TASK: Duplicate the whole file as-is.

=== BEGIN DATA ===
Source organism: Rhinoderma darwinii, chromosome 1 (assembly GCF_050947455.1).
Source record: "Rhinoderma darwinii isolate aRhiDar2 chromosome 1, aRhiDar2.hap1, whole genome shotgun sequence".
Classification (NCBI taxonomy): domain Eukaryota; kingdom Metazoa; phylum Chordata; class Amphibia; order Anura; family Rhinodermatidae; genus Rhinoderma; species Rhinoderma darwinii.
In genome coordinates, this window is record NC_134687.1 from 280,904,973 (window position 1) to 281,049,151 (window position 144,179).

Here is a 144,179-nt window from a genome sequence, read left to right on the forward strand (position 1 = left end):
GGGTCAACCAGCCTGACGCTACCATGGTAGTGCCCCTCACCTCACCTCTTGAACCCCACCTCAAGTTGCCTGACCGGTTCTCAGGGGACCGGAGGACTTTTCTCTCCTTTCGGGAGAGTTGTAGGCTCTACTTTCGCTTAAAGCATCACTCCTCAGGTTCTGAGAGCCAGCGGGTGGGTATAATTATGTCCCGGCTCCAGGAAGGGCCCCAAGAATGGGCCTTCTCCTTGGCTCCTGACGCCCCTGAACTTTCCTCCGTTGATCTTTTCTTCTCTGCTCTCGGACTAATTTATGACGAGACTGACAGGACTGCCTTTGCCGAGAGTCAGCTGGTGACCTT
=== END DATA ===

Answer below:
Source organism: Rhinoderma darwinii, chromosome 1 (assembly GCF_050947455.1).
Source record: "Rhinoderma darwinii isolate aRhiDar2 chromosome 1, aRhiDar2.hap1, whole genome shotgun sequence".
Classification (NCBI taxonomy): domain Eukaryota; kingdom Metazoa; phylum Chordata; class Amphibia; order Anura; family Rhinodermatidae; genus Rhinoderma; species Rhinoderma darwinii.
In genome coordinates, this window is record NC_134687.1 from 280,904,973 (window position 1) to 281,049,151 (window position 144,179).

Here is a 144,179-nt window from a genome sequence, read left to right on the forward strand (position 1 = left end):
GGGTCAACCAGCCTGACGCTACCATGGTAGTGCCCCTCACCTCACCTCTTGAACCCCACCTCAAGTTGCCTGACCGGTTCTCAGGGGACCGGAGGACTTTTCTCTCCTTTCGGGAGAGTTGTAGGCTCTACTTTCGCTTAAAGCATCACTCCTCAGGTTCTGAGAGCCAGCGGGTGGGTATAATTATGTCCCGGCTCCAGGAAGGGCCCCAAGAATGGGCCTTCTCCTTGGCTCCTGACGCCCCTGAACTTTCCTCCGTTGATCTTTTCTTCTCTGCTCTCGGACTAATTTATGACGAGACTGACAGGACTGCCTTTGCCGAGAGTCAGCTGGTGACCTT